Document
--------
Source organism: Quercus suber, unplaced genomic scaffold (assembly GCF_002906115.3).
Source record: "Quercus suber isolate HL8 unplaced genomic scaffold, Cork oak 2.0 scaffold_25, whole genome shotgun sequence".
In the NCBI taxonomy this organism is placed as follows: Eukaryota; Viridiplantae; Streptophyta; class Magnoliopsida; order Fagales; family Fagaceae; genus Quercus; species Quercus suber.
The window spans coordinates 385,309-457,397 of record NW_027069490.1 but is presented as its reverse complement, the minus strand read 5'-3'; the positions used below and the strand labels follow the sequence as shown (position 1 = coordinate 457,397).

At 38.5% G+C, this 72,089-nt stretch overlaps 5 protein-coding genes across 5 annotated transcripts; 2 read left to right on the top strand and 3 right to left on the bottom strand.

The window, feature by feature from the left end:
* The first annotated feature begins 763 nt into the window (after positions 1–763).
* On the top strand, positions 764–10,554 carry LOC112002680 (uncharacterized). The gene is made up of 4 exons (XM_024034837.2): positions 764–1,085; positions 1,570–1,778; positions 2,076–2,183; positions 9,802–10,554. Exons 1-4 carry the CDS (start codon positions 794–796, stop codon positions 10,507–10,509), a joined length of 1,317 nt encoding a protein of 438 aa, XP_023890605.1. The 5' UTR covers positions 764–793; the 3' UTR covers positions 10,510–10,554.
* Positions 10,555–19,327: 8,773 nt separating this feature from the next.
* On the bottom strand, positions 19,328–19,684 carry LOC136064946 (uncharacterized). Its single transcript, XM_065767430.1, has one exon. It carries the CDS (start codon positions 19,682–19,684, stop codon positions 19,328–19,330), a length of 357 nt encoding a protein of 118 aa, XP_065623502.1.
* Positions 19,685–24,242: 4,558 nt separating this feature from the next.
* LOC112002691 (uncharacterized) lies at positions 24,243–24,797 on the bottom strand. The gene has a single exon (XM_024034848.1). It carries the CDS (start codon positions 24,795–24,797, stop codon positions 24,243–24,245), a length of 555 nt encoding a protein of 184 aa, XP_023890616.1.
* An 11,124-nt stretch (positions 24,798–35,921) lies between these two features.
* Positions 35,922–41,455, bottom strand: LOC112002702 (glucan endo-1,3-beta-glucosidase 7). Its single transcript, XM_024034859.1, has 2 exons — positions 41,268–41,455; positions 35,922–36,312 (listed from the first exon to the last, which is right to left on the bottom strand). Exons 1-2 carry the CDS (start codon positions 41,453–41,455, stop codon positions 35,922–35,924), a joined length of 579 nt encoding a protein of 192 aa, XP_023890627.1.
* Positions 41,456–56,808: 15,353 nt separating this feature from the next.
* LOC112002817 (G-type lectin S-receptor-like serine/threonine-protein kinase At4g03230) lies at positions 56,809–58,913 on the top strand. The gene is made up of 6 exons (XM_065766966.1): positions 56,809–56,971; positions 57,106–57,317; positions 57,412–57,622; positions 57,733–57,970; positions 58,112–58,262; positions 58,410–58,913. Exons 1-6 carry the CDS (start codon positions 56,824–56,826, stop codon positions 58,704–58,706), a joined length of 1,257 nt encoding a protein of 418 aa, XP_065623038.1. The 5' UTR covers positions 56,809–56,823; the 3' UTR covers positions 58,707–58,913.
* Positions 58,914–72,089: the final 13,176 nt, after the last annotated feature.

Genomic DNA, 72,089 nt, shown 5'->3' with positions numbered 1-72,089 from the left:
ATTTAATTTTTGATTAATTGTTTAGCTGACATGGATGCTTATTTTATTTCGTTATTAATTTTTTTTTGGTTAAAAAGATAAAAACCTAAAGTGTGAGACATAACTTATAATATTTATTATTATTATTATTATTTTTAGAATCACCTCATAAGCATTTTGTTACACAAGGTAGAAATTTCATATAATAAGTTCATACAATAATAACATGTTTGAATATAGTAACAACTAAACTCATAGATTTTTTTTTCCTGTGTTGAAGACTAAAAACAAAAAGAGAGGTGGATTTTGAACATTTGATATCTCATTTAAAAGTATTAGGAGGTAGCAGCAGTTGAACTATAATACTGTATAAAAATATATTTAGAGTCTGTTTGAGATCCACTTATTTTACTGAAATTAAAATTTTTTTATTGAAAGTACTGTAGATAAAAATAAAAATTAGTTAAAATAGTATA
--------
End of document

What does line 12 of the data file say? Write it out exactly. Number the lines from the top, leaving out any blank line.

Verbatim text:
* LOC112002691 (uncharacterized) lies at positions 24,243–24,797 on the bottom strand. The gene has a single exon (XM_024034848.1). It carries the CDS (start codon positions 24,795–24,797, stop codon positions 24,243–24,245), a length of 555 nt encoding a protein of 184 aa, XP_023890616.1.